HHS Secretary Price may be blessing in disguise for fellow doctors

Tom Price speaks at hearing
Tom Price's appointment as HHS secretary will be good for doctors, one insider predicts.

It’s been almost 25 years since a doctor has been in charge at the country’s top health agency.

That changed with the confirmation last week of Tom Price, an orthopedic surgeon turned congressman, as secretary of the U.S. Department of Health and Human Services.

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His appointment will be good for doctors since he knows how the healthcare system works and he will respect the role of physicians, a Washington insider who has known Price for more than two decades told MedCityNews.

“It’s significant that he’s a physician,” said Julius W. Hobson, a senior policy advisor in the Washington office of law firm Polsinelli and a former lobbyist for the American Medical Association who has known Price since 1994. He predicted that in setting healthcare policy, Price will consider its impact on physicians. “He will first and foremost look at how public policy will affect the practice of medicine.”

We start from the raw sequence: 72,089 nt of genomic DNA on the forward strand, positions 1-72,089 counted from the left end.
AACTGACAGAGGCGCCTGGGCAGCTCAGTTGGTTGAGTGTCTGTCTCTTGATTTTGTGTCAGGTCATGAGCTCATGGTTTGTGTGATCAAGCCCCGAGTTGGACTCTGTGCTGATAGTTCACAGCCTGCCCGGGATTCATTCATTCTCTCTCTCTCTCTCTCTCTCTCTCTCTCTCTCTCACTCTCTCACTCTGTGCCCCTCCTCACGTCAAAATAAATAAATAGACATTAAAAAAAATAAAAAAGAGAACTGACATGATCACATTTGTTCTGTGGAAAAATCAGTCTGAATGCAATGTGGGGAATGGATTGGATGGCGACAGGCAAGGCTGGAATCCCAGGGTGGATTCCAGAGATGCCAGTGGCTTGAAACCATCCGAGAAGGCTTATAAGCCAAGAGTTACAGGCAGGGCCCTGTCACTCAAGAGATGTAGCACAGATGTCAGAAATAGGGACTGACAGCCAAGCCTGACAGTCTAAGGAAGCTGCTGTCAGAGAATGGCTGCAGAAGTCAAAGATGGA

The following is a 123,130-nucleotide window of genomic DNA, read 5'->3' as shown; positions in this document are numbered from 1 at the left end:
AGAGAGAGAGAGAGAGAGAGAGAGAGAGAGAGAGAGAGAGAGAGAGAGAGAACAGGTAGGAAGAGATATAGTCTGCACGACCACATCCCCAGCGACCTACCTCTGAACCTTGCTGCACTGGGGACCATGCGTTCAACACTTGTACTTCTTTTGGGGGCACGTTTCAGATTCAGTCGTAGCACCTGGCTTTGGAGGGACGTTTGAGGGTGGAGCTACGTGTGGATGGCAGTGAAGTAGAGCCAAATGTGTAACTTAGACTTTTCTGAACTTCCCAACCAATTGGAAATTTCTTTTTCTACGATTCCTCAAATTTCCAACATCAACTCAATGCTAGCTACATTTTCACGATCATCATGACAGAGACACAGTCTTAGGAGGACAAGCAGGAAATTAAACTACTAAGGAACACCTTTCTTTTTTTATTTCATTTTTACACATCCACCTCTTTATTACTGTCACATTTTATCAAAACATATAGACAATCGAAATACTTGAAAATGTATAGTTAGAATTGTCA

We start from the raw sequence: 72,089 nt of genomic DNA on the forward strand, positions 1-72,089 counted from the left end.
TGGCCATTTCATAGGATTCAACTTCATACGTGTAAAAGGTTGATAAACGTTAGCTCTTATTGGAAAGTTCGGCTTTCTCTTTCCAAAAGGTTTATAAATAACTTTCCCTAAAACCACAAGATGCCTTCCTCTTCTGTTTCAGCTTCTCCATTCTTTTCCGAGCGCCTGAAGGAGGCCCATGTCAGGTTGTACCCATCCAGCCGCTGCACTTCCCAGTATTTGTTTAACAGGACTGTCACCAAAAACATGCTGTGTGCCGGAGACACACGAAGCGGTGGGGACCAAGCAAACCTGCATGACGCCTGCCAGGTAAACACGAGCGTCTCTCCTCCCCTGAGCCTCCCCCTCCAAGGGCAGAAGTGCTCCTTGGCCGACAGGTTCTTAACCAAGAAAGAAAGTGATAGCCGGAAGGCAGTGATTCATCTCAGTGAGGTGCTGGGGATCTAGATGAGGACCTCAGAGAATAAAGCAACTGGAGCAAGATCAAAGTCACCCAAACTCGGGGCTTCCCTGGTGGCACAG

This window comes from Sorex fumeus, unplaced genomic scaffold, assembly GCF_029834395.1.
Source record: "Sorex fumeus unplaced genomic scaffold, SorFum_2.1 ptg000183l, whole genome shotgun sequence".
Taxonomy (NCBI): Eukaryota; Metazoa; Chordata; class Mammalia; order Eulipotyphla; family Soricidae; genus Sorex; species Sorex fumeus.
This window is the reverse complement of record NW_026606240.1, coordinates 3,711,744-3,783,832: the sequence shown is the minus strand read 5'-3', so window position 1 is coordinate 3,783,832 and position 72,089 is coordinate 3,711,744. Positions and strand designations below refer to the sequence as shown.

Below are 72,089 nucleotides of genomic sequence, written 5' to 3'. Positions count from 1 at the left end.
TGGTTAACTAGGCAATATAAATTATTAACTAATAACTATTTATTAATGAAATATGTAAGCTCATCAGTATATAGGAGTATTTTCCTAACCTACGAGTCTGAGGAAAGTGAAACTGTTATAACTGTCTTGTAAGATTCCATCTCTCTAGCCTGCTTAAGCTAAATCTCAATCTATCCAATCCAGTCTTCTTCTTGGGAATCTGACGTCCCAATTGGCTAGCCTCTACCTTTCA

The controversial Price, whose nomination by President Donald Trump divided even fellow physicians, became the country’s 23rd HHS secretary in a 52-47 Senate confirmation vote that broke strictly along party lines. Price is the first physician to head HHS since Louis Sullivan, M.D., who served in that role from 1989 to 1993.

One point that may please doctors is Price’s concern about the regulatory burden placed on them, Hobson told the publication. In fact, two physician groups, the Association of American Physicians and Surgeons and the Medical Group Management Association, congratulated Price on his appointment and appealed to him to reduce the regulatory burden on physicians, including MACRA.

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Hobson also predicted that Price will take the lead on coming up with a concrete alternative to replace the Affordable Care Act with a measured approach. Many physicians opposed Price's nomination because of his staunch opposition to the ACA and they worry its repeal would leave many patients without health insurance.

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